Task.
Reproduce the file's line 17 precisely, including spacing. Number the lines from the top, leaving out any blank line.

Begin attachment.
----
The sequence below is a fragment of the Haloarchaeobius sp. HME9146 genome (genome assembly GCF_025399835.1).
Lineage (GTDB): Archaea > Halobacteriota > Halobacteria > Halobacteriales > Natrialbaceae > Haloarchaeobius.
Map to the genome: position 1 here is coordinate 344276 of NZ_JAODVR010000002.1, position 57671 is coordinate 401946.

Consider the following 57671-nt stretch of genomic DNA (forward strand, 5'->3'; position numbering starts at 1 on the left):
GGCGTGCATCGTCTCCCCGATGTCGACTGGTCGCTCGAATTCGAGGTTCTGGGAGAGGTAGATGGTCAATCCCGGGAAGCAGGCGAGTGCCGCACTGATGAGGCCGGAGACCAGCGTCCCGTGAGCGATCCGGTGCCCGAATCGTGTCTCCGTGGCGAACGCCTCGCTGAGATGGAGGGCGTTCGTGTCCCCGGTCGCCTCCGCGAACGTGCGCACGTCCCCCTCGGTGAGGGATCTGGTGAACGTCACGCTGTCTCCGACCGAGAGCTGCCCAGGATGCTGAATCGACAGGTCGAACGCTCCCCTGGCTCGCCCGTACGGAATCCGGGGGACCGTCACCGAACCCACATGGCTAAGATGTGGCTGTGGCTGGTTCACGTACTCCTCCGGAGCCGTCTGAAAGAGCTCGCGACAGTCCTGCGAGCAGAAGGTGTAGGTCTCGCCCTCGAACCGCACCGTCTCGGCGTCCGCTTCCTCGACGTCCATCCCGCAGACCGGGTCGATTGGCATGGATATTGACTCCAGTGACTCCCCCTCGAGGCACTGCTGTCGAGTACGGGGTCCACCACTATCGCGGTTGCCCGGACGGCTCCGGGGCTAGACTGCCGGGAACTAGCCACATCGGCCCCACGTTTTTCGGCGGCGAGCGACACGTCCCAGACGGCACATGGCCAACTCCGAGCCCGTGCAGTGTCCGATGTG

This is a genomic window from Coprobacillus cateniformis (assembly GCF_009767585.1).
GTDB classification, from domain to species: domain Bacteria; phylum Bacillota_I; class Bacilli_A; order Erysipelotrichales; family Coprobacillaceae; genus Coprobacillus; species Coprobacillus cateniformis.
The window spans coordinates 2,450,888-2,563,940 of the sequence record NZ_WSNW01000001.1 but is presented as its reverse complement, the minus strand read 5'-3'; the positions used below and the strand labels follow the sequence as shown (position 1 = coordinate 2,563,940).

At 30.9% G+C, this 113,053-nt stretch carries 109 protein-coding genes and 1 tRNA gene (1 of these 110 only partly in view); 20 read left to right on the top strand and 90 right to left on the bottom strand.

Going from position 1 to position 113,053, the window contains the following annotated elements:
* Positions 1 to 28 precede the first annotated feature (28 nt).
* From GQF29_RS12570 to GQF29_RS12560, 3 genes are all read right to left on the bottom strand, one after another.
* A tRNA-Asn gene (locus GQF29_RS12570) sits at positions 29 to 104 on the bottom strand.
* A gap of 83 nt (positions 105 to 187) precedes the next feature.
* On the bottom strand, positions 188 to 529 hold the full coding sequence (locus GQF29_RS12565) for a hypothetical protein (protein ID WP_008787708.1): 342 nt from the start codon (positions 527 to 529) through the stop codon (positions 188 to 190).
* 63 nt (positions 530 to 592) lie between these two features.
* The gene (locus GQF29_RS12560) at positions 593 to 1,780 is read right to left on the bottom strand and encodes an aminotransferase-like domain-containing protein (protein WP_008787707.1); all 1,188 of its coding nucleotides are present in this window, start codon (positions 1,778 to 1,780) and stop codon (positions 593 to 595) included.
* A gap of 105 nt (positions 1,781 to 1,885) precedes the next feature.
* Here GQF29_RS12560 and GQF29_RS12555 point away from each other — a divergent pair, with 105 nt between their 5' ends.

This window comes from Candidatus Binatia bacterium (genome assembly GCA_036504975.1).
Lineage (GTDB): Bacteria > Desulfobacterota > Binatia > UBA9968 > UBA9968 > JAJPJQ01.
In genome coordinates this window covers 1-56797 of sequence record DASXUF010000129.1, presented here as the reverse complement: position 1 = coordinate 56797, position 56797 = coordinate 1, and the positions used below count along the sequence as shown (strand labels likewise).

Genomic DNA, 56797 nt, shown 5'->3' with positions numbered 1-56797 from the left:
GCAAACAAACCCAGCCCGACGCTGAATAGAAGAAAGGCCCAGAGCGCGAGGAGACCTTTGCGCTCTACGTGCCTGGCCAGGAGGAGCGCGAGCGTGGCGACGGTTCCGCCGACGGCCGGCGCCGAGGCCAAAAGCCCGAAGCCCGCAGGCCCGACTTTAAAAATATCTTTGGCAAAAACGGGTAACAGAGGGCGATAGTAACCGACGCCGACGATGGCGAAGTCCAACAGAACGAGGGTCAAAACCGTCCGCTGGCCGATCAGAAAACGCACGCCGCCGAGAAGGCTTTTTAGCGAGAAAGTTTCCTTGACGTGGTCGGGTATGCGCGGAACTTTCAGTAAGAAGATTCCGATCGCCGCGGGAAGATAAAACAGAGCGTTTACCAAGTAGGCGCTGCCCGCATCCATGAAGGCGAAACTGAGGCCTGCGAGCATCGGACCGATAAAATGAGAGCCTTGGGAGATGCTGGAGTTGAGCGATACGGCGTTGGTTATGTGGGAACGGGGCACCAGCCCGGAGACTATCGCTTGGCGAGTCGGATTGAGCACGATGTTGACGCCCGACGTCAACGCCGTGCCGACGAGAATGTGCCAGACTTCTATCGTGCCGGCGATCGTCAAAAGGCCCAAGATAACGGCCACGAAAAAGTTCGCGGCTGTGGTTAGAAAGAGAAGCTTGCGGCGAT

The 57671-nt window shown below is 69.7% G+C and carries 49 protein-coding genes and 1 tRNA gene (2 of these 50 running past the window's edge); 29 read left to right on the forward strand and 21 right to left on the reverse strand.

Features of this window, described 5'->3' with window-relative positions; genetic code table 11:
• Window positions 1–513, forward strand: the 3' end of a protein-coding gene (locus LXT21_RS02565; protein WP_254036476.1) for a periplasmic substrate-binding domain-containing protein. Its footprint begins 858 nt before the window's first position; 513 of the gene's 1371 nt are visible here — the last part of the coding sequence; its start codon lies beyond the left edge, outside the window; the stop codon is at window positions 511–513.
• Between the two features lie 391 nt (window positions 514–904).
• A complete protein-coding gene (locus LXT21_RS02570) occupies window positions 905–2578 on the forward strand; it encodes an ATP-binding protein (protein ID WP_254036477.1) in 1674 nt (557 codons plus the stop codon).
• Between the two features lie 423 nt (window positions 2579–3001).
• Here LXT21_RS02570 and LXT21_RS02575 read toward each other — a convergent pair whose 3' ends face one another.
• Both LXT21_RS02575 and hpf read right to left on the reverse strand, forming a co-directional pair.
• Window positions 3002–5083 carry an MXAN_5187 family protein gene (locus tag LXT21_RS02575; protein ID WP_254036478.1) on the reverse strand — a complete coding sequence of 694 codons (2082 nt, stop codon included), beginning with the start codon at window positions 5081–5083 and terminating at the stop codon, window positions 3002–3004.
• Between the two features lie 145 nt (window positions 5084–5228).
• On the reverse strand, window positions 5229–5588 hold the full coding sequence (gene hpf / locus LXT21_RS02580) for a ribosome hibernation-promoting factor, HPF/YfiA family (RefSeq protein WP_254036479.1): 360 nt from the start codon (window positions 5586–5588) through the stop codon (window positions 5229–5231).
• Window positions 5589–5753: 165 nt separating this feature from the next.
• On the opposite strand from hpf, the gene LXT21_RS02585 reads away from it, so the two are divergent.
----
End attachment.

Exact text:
* The gene (locus GQF29_RS12560) at positions 593 to 1,780 is read right to left on the bottom strand and encodes an aminotransferase-like domain-containing protein (protein WP_008787707.1); all 1,188 of its coding nucleotides are present in this window, start codon (positions 1,778 to 1,780) and stop codon (positions 593 to 595) included.